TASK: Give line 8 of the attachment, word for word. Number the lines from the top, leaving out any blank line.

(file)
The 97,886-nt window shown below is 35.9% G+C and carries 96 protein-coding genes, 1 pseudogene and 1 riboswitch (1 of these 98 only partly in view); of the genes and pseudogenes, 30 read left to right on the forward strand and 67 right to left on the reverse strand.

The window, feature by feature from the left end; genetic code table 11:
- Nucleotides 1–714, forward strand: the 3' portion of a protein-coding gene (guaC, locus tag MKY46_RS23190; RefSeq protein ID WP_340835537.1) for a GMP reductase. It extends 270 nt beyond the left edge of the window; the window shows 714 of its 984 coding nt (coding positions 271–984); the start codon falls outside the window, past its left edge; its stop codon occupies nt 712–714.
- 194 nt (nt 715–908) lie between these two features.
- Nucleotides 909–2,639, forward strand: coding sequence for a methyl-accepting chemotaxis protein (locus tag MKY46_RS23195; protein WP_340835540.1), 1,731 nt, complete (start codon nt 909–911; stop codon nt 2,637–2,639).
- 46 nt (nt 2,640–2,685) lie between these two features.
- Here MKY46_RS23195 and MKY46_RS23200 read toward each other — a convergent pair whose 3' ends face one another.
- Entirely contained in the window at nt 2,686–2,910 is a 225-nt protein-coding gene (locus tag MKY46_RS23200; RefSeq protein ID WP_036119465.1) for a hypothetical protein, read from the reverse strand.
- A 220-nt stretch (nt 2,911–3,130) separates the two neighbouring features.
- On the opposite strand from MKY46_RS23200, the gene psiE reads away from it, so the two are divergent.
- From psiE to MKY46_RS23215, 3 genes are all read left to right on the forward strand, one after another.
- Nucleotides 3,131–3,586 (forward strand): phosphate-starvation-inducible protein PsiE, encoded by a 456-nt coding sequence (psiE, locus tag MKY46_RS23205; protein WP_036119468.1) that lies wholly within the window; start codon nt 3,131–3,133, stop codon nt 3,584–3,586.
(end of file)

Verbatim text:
- Entirely contained in the window at nt 2,686–2,910 is a 225-nt protein-coding gene (locus tag MKY46_RS23200; RefSeq protein ID WP_036119465.1) for a hypothetical protein, read from the reverse strand.